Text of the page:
59 Pl. Ti. 68 e 6-69 a 4: Διὸ δὴ χρὴ δύ᾽αἰτίας εἴδη διορίζεσθαι, τὸ µὲν ἀναγκαῖον, τὸ δὲ θεῖον, καὶ τὸ µὲν θεῖον ἔν ἅπασι ζητεῖν κτήσεως ἕνεκα εὐδαίµονος βίου, καθ᾽ὅσον ἥµῶν ἡ φύσις ἐνδέχεται, τὸ δὲ ἀναγκαίον ἐκείνων χάριν, λογιζοµένους ὡς ἄνευ τούτων οὐ δυνατὰ αὐτὰ ἐκεῖνα, ἐφ᾽οἷς σπουδάζοµεν, µόνα κατανοεῖν οὐδ᾽αὖ λαβεῖν οὐδ᾽ ἄλλως πως µετασχεῖν. Translation by R. G. Bury (Loeb 234, 177-179).
ArmstrongA. H., 'Plotinus, Enneads', (Harvard University Press, Cambridge, MA 2014).
BrissonL.DillonJ. M., Sentences. Porphyre; études d’introduction, texte grec et traduction française, commentaire par l’Unité propre de recherche no. 76 du Centre national de la recherche scientifique; travaux édités sous la responsabilité de Luc Brisson; avec une traduction anglaise de John Dillon, (Vrin, Paris 2005).
A. R. Sodano (1964). Sodano’s collection needs to be reassessed.
A. Smith (2011) ix 71. On the Plotinian emanation doctrine, see also C. Rutten (1956).
J. Opsomer (2006) 86; Idem (2001) 61. Contra A. Johnson (2013) 59 and 63.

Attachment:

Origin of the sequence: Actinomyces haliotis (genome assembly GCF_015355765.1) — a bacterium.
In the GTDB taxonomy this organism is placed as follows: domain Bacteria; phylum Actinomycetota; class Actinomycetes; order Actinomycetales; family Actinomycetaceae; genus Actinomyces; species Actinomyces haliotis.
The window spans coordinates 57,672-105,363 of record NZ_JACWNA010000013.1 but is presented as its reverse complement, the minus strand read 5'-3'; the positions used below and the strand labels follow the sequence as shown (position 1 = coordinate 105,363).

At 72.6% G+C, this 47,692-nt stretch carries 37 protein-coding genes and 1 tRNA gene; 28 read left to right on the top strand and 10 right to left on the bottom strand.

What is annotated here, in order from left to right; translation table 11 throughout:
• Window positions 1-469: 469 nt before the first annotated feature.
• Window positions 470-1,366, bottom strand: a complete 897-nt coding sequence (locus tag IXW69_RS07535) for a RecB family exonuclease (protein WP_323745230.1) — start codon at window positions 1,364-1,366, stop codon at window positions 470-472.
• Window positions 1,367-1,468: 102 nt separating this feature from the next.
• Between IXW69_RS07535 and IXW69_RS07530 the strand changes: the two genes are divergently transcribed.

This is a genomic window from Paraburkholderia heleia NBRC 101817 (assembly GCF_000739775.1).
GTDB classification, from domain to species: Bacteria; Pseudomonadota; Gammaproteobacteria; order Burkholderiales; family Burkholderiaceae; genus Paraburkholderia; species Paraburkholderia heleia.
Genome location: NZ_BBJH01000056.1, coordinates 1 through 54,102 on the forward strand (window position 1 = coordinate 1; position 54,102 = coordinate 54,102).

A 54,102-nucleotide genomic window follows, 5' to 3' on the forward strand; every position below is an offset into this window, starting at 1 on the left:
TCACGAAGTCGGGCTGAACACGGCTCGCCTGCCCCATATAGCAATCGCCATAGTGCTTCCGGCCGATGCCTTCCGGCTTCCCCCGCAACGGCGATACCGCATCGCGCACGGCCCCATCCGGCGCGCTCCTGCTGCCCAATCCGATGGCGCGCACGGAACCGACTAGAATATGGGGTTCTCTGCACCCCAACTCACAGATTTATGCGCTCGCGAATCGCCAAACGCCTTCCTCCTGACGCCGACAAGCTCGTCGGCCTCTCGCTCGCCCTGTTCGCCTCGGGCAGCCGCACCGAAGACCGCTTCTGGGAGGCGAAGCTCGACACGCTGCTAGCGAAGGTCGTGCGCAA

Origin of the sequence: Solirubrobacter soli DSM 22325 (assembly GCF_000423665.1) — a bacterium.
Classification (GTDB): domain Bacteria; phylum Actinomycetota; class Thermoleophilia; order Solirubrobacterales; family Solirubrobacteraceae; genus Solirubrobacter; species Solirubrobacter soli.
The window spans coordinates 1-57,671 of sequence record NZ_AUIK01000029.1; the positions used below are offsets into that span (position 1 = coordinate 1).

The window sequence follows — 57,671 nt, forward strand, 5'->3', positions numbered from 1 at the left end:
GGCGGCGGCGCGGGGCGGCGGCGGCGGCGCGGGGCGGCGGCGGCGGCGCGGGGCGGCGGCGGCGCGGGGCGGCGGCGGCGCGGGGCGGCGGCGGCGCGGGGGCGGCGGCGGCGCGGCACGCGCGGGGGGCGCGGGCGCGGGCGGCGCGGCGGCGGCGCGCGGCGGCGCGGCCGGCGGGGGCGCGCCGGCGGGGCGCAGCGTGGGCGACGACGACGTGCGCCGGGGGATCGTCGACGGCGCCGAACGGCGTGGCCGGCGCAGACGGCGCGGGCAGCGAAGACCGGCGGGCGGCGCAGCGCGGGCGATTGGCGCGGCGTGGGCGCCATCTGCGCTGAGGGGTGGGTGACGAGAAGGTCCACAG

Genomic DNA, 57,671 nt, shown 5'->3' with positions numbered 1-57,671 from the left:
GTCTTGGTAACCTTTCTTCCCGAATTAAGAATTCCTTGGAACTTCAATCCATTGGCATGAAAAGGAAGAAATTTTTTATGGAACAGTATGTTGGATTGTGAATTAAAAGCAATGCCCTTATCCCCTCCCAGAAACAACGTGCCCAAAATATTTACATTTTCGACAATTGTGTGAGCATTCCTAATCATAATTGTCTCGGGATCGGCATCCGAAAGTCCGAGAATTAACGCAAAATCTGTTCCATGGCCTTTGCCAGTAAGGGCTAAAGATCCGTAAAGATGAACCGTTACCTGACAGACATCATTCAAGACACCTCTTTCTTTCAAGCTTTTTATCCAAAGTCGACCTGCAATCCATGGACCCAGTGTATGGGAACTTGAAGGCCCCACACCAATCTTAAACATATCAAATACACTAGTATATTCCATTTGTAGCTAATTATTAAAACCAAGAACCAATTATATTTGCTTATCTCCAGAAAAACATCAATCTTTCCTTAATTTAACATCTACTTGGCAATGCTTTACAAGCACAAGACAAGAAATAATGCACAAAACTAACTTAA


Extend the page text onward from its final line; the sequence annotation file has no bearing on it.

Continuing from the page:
Porph. Fr. 253, p. 274, 59-63 Smith.
Porph. Sent. 37, p. 43, 13 Lamberz: ἀπειροδύναµος γὰρ ἡ τῆς ψυχῆς φύσις.
See D’Ancona 2006, 364-366; Trouillard 1977.
A. Johnson (2013) 73 sq.
A. Johnson (2013) 74.
A. Sheppard (2007). See also Jean Pépin’s comments in L. Brisson and J. M. Dillon (2005) 447-49.
Porph. Fr. 449, p. 519, 17-21 Smith: οὕτω δὴ τῇ ψυχῇ οὺχ οἶόν τε λύσιν ἀπὸ τοῦ αἰσθητοῦ γενέσθαι γνωστικῇ οὔσῃ ἐνεργείᾳ, µὴ πρὸς τὸ ὂν αὐτὸ στραφείσῃ κἀκεῖ τὴν προσοχὴν συνεχῶς ἐντεινούσῃ. κατ᾽ὀλίγον γὰρ οὗτος ὁ δοξαστικὸς ὁµοῦ καὶ φανταστικὸς δεσµὸς καὶ παθητικὸς αὐτῆς έκλύεται. See also A. Sheppard (2007) 74.
Chiaradonna (2007) 48.
Chiaradonna (2007) 35.